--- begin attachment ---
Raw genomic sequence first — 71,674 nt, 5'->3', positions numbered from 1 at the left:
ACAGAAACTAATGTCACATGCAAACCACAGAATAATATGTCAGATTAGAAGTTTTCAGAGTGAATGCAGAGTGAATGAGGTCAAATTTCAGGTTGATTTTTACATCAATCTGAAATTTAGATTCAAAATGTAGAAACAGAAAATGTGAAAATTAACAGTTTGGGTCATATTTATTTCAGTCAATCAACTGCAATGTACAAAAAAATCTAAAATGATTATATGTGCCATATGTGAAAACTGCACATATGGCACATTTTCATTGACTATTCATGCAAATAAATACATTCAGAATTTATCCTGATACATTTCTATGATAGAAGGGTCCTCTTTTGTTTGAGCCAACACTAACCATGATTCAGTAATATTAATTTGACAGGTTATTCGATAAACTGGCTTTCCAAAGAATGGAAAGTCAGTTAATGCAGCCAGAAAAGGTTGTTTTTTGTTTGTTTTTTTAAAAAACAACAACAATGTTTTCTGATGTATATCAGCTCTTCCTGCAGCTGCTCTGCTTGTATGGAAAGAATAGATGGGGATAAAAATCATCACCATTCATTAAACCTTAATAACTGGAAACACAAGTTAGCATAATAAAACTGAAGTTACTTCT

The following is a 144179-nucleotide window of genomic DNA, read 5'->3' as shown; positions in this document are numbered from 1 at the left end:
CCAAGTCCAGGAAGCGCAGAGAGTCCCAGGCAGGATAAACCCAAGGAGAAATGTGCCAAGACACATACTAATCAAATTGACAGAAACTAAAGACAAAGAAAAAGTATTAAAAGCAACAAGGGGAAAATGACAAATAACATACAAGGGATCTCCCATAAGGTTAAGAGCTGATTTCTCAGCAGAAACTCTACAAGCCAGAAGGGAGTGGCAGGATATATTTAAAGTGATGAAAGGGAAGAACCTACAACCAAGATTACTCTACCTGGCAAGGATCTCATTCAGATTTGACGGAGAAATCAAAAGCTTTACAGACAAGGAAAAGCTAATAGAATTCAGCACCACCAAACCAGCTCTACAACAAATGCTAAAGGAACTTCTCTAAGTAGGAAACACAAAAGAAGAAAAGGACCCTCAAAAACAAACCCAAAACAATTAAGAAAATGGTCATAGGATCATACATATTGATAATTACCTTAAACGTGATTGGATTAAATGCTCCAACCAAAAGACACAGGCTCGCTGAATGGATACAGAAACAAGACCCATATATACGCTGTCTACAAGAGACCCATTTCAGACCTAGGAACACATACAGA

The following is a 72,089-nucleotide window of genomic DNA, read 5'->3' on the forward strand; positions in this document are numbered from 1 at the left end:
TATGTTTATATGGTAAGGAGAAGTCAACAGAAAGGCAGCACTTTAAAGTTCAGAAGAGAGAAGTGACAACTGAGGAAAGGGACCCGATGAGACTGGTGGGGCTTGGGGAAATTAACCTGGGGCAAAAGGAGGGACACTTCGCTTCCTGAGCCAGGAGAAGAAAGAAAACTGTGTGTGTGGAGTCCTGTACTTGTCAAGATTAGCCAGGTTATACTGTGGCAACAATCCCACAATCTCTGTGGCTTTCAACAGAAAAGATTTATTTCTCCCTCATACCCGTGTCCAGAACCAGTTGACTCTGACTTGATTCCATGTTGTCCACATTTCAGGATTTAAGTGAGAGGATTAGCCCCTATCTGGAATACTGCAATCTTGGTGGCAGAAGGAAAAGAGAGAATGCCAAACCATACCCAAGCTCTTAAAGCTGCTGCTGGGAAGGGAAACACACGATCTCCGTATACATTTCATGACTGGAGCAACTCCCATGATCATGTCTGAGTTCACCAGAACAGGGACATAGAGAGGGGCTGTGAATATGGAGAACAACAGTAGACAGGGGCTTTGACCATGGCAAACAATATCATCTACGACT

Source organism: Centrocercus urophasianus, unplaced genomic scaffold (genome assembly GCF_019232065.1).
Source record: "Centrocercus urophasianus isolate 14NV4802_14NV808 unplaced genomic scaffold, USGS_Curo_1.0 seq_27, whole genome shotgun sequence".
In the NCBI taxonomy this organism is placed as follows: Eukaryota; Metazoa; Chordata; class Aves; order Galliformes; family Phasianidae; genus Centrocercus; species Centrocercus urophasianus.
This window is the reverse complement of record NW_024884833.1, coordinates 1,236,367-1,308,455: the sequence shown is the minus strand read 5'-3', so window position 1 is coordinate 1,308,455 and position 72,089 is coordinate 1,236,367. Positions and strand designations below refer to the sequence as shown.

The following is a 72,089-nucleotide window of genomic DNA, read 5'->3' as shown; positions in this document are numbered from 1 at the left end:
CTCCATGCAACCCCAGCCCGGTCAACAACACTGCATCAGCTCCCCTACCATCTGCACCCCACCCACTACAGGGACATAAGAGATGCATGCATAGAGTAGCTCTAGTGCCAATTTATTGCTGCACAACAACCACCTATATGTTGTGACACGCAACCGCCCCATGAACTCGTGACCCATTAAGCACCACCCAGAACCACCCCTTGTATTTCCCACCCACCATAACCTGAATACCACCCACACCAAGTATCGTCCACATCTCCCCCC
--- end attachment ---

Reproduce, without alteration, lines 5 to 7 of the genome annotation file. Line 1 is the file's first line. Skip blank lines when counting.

The following is a 72,089-nucleotide window of genomic DNA, read 5'->3' on the forward strand; positions in this document are numbered from 1 at the left end:
TATGTTTATATGGTAAGGAGAAGTCAACAGAAAGGCAGCACTTTAAAGTTCAGAAGAGAGAAGTGACAACTGAGGAAAGGGACCCGATGAGACTGGTGGGGCTTGGGGAAATTAACCTGGGGCAAAAGGAGGGACACTTCGCTTCCTGAGCCAGGAGAAGAAAGAAAACTGTGTGTGTGGAGTCCTGTACTTGTCAAGATTAGCCAGGTTATACTGTGGCAACAATCCCACAATCTCTGTGGCTTTCAACAGAAAAGATTTATTTCTCCCTCATACCCGTGTCCAGAACCAGTTGACTCTGACTTGATTCCATGTTGTCCACATTTCAGGATTTAAGTGAGAGGATTAGCCCCTATCTGGAATACTGCAATCTTGGTGGCAGAAGGAAAAGAGAGAATGCCAAACCATACCCAAGCTCTTAAAGCTGCTGCTGGGAAGGGAAACACACGATCTCCGTATACATTTCATGACTGGAGCAACTCCCATGATCATGTCTGAGTTCACCAGAACAGGGACATAGAGAGGGGCTGTGAATATGGAGAACAACAGTAGACAGGGGCTTTGACCATGGCAAACAATATCATCTACGACT

Source organism: Centrocercus urophasianus, unplaced genomic scaffold (genome assembly GCF_019232065.1).